top of page

The problem with mindfulness

Recently here in the UK the idea of mindfulness has been incorporated into the fields of health and education, pretty much as a cure-all. Paying attention to the present moment and calming the mind would seem to be self-evidently good things. How could you argue with that? Considered in context, though, and keeping the question in mind 'how is the idea of mindfulness used?' the situation is not so clear cut. Buddhism, when it's understood as a philosophy or science rather than a religion, and mined for psychological techniques, appears to have had its ethical and activist guts removed, let alone the magic.


The co-option of ancient eastern practices by the contemporary western fields of mental health and self-help, while in a sense a welcome development for the relief of individual suffering, also functions as a distraction from the systems of oppression that perpetuate that suffering.


The kind of suffering mindfulness is often used to undo was undreamt of by the originators of the techniques – a recent example of this is the Dalai Lama, who on entering the west encountered 'a new kind of suffering – psychological suffering!' and was initially unable to comprehend what lack of self-esteem might be. He was of course not unacquainted with suffering himself, having undertaken a dangerous and arduous escape from his homeland under Chinese occupation.


Wrapped in huge nets of intricate personal suffering, obsessed with getting out of them, despite our media awareness we may effectively forget that the 'old' problems are still alive and well. Refugees like the Dalai Lama are still escaping situations that we are equally unable to comprehend.


With the mindfulness fix we can feel good in the worst of situations. So where's the drive to change them?


It is a bit like the trickle-down neo-liberal idea of capitalism – take care of yourself, get rich and the profit will automatically benefit others.


This concept has surely been soundly discredited by now. While it's true that rich people can use their wealth for good, there is no reason at all that they should necessarily do so, and reliance on them to do so weakens the systems constructed to make sure those in need are cared for. Wealth tends to insulate rather than connect people to others. Power tends to accumulate. Patterns form of manipulation, exploitation, abuse.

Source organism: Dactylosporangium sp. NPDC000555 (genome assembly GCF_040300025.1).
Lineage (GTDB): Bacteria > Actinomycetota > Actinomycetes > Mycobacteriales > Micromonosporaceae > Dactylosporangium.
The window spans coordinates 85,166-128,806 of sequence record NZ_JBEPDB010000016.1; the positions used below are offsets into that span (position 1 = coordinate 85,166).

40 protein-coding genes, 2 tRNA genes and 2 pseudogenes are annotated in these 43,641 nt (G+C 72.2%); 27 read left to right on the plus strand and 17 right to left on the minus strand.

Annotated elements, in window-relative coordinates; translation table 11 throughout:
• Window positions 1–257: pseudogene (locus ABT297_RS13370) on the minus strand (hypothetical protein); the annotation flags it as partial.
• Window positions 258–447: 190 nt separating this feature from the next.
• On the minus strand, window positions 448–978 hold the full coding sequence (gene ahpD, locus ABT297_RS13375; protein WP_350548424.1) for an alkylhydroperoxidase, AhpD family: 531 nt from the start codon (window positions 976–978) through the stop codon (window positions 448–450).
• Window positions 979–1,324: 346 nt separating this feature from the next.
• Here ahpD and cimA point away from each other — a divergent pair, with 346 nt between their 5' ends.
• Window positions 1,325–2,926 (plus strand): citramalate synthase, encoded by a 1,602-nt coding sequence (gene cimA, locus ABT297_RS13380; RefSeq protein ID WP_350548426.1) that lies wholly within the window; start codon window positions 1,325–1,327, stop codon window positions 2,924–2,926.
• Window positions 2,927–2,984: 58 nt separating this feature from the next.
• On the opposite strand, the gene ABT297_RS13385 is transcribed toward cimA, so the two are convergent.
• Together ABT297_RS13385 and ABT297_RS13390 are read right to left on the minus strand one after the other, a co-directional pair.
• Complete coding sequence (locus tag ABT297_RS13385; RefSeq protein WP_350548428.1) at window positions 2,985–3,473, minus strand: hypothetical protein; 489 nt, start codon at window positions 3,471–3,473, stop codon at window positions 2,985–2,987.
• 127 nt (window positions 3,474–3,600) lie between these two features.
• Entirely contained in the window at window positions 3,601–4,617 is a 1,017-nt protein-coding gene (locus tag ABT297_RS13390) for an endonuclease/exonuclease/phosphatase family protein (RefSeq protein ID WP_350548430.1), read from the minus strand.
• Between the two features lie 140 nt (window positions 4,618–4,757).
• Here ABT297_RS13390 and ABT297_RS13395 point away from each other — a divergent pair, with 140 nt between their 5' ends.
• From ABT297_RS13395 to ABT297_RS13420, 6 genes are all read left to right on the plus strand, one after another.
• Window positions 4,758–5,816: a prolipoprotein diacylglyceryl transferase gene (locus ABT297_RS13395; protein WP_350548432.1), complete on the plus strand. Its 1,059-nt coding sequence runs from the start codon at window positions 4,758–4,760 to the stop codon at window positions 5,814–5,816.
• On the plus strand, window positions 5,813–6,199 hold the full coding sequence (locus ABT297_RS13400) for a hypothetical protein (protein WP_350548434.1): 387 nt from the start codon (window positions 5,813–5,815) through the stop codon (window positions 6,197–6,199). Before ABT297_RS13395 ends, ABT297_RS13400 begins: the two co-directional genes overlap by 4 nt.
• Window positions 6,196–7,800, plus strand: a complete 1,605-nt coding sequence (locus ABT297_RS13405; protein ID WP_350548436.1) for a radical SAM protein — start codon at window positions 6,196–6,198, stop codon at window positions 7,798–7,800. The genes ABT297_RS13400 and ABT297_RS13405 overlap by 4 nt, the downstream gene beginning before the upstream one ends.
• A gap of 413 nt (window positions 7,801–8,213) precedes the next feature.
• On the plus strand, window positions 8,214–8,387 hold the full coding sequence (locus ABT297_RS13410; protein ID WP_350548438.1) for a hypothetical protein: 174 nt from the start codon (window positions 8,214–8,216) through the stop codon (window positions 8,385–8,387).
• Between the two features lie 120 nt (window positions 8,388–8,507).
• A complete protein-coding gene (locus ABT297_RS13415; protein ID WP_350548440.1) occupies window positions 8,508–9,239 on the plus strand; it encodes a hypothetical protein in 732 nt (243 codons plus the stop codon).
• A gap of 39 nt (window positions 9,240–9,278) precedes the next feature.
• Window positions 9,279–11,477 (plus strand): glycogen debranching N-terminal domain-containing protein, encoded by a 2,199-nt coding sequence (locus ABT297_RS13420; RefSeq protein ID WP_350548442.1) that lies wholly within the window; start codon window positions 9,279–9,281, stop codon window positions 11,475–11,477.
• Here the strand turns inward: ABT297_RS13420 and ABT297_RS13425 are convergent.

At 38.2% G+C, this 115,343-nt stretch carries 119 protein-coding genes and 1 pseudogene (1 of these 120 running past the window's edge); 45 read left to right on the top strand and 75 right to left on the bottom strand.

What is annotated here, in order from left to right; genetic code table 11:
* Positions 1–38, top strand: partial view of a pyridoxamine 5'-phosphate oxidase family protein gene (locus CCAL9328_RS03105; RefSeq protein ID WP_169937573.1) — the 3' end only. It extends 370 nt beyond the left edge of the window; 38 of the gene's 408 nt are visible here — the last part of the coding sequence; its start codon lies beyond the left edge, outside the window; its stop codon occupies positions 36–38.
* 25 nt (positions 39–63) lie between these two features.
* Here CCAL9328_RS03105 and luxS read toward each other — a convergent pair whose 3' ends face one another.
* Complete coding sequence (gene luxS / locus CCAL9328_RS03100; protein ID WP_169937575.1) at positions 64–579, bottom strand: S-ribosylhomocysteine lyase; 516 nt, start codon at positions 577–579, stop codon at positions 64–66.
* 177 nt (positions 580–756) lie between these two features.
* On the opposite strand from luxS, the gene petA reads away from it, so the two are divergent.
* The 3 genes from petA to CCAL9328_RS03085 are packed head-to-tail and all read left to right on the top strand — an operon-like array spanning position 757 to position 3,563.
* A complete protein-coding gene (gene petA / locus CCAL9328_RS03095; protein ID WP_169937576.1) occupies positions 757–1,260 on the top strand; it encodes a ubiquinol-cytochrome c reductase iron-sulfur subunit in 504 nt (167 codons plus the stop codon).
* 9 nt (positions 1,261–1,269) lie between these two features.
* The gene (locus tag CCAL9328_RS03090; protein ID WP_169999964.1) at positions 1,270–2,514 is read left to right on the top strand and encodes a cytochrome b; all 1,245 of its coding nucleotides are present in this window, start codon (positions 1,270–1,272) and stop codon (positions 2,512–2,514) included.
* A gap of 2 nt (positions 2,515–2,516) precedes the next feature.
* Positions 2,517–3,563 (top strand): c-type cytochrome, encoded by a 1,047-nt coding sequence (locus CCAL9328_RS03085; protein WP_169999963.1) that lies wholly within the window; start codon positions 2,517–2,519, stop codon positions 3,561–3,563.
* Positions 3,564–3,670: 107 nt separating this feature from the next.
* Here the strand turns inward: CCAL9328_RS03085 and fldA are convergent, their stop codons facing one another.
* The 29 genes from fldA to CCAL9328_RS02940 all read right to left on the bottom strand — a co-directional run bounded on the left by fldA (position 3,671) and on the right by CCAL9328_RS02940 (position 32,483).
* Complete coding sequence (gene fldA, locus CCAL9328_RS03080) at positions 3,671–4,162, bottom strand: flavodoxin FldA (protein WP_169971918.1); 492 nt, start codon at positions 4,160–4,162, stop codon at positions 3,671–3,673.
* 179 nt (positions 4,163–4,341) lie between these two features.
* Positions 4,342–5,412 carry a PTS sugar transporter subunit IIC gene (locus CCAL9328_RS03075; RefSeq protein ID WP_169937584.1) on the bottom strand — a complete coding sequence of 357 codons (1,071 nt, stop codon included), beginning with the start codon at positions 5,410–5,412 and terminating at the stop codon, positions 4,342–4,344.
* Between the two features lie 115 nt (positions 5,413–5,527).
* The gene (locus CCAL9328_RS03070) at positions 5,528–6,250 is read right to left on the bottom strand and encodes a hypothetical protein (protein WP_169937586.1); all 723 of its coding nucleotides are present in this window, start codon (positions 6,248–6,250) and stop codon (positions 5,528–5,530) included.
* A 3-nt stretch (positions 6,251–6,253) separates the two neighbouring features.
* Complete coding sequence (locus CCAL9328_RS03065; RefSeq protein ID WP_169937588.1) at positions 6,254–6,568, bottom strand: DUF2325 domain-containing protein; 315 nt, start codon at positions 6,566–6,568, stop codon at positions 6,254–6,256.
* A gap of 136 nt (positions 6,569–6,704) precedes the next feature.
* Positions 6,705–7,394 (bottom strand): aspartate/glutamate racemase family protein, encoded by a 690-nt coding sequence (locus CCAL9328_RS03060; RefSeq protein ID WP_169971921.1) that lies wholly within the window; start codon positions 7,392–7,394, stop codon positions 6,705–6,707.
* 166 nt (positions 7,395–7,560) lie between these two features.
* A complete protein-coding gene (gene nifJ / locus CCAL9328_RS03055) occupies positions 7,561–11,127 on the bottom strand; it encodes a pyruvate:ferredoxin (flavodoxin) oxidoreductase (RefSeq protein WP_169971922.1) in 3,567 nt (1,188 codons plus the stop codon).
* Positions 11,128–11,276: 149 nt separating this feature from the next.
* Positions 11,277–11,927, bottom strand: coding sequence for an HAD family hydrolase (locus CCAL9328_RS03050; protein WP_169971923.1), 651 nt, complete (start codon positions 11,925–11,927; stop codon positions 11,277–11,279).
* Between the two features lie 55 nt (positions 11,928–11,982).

Similarly with meditation and mindfulness – while they may well lead to a personal 'wealth' of peace and happiness that could be intentionally shared around, there is no reason why this should necessarily be the case, and it may well be quite the opposite, as people settle into a comfortable bubble. The use of these techniques with the aim of solely individual wellbeing, undermines systematic efforts to fight for what is right, because it is right, not for any personal gain. Personal gain should be a side effect, and not the other way round.


The organised attempt to fight for what is right should be the aim of religions, and Mahayana Buddhism (including Tibetan, Zen and Nicheren traditions) in this respect is uncompromising - with a daily vow taken every day to refuse to be liberated from suffering in further lifetimes, to keep on returning like firemen to the blazing house until every sentient being is saved. This is the polar opposite of escaping to the meditation cushion while Rome burns.


We need our own peace of mind, just as we need money, to be of any use at all in the world. But taking the attitude that peace of mind or money are necessarily positive and sufficient goals in themselves is mistaken.


There is a sense in which making the achievement of a calm mind for yourself personally in times of extreme injustice, brutality and imminent environmental catastrophe beyond the worst disaster movie seems more than a little perverse. From an imaginary future perspective when asked what, in those awful final times we did, 'I sat on a cushion and watched my breath until I felt really peaceful' just doesn't seem to cut it.


In the 60s Chogyam Trungpa wrote 'Against Spiritual Materialism'. This classic text was about the danger of using spiritual techniques intended to destroy the ego in service to the ego. Spiritual materialism however is not only dangerous within spiritual terms. It may also, while 'waking us up' within our own small circle of reality, help sleepwalk us into situations of mass-coercion, while buying some nice prayer beads and yoga mats along the way.


Nicheren was a Japanese Buddhist from the 13th century, who suffered persecution and narrowly escaped being put to death. His escape was not due to a mindfulness technique, but to his causing a miracle.


He advocated a fighting Buddhism which stood up against injustice, using an intensive daily practice first and foremost to mobilise and arouse people to action. Rather than zoning out on the cushion, he encouraged people to chant with their eyes open as if they were galloping horses. The awakened state was seen as a very active one and he urged his followers to use the strength they accumulated to fight oppression.


There is no shortage of oppression to fight today, a fact not always grasped by most affluent westerners, and those aspiring to similar lifestyles, narcotised by social media addiction and the wellbeing industry, which has appropriated yoga, meditation and the omnipresent 'mindfulness' stripped of their contexts and inserted into a new role of making us blind to the larger situations in which we live and die, and which we might, if we could just see straight, choose to try and change – not because it feels good, not even because there is much hope of achieving success, but because it's right.

bottom of page